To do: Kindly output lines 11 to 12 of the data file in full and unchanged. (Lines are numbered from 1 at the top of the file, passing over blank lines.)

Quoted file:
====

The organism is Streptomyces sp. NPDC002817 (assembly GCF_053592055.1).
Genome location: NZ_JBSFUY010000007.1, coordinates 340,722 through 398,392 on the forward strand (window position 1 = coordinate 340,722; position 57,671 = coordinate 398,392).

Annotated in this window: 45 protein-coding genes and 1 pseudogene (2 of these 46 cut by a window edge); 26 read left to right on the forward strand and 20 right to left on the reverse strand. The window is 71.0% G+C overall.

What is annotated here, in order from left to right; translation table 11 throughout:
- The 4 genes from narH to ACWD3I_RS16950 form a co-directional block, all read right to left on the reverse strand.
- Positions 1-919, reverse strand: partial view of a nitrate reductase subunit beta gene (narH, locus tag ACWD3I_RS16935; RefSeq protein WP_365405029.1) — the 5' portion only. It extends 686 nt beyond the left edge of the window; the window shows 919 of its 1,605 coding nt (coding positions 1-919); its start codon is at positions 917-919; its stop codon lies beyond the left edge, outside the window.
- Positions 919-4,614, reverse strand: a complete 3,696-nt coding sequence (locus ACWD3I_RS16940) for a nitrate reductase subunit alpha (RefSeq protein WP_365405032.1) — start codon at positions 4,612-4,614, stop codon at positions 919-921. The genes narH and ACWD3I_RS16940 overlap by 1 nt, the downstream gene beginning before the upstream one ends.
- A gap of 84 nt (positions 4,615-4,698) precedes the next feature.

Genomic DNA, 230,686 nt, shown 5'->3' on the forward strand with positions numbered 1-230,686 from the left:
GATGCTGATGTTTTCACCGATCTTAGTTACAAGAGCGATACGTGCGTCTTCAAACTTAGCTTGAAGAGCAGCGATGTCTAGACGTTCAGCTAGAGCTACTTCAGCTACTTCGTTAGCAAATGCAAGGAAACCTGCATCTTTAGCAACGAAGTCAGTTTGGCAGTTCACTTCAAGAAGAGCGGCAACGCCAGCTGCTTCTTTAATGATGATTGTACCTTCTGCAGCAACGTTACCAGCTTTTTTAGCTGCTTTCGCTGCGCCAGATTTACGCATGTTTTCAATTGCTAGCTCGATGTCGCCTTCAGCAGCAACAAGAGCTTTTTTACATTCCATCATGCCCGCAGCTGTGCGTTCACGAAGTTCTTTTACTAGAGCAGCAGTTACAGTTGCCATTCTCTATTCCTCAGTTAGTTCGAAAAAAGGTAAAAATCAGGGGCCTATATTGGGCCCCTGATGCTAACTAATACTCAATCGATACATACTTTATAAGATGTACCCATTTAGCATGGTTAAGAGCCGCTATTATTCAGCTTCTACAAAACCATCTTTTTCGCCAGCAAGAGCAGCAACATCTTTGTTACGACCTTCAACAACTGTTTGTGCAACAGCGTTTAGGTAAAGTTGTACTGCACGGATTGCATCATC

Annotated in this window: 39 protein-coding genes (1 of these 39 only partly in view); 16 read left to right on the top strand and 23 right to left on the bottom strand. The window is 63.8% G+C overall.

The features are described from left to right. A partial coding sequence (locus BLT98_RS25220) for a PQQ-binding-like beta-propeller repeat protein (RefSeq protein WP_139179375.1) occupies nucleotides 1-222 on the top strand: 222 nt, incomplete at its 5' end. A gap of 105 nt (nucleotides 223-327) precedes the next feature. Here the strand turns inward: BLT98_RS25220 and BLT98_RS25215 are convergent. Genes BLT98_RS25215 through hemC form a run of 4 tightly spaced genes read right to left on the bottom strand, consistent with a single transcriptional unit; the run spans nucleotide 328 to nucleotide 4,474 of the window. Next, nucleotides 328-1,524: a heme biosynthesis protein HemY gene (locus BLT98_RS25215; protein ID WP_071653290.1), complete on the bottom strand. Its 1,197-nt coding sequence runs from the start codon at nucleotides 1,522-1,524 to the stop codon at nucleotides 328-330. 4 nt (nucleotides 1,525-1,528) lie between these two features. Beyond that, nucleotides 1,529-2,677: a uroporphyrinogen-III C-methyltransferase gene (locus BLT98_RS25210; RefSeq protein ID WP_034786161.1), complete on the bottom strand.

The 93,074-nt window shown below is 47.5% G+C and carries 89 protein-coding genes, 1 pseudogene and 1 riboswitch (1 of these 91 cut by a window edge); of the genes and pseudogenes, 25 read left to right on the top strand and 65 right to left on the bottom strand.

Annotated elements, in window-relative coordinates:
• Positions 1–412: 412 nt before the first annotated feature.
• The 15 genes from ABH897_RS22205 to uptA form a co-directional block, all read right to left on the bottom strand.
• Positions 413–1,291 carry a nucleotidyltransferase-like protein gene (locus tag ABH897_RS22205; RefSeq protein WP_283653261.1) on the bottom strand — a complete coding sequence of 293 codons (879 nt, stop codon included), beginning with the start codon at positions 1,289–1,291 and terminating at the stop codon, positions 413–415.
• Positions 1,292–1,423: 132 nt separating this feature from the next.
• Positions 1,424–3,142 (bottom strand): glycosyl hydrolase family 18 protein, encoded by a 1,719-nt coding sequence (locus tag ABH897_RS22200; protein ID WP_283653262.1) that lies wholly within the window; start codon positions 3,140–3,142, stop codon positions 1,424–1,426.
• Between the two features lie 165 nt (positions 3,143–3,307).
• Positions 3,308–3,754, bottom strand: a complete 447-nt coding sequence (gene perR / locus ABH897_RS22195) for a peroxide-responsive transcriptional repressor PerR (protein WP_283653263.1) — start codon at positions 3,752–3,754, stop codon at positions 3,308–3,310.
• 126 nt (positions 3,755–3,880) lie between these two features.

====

Annotated in this window: 39 protein-coding genes (1 of these 39 only partly in view); 16 read left to right on the top strand and 23 right to left on the bottom strand. The window is 63.8% G+C overall.

The features are described from left to right. A partial coding sequence (locus BLT98_RS25220) for a PQQ-binding-like beta-propeller repeat protein (RefSeq protein WP_139179375.1) occupies nucleotides 1-222 on the top strand: 222 nt, incomplete at its 5' end. A gap of 105 nt (nucleotides 223-327) precedes the next feature. Here the strand turns inward: BLT98_RS25220 and BLT98_RS25215 are convergent. Genes BLT98_RS25215 through hemC form a run of 4 tightly spaced genes read right to left on the bottom strand, consistent with a single transcriptional unit; the run spans nucleotide 328 to nucleotide 4,474 of the window. Next, nucleotides 328-1,524: a heme biosynthesis protein HemY gene (locus BLT98_RS25215; protein ID WP_071653290.1), complete on the bottom strand. Its 1,197-nt coding sequence runs from the start codon at nucleotides 1,522-1,524 to the stop codon at nucleotides 328-330. 4 nt (nucleotides 1,525-1,528) lie between these two features. Beyond that, nucleotides 1,529-2,677: a uroporphyrinogen-III C-methyltransferase gene (locus BLT98_RS25210; RefSeq protein ID WP_034786161.1), complete on the bottom strand.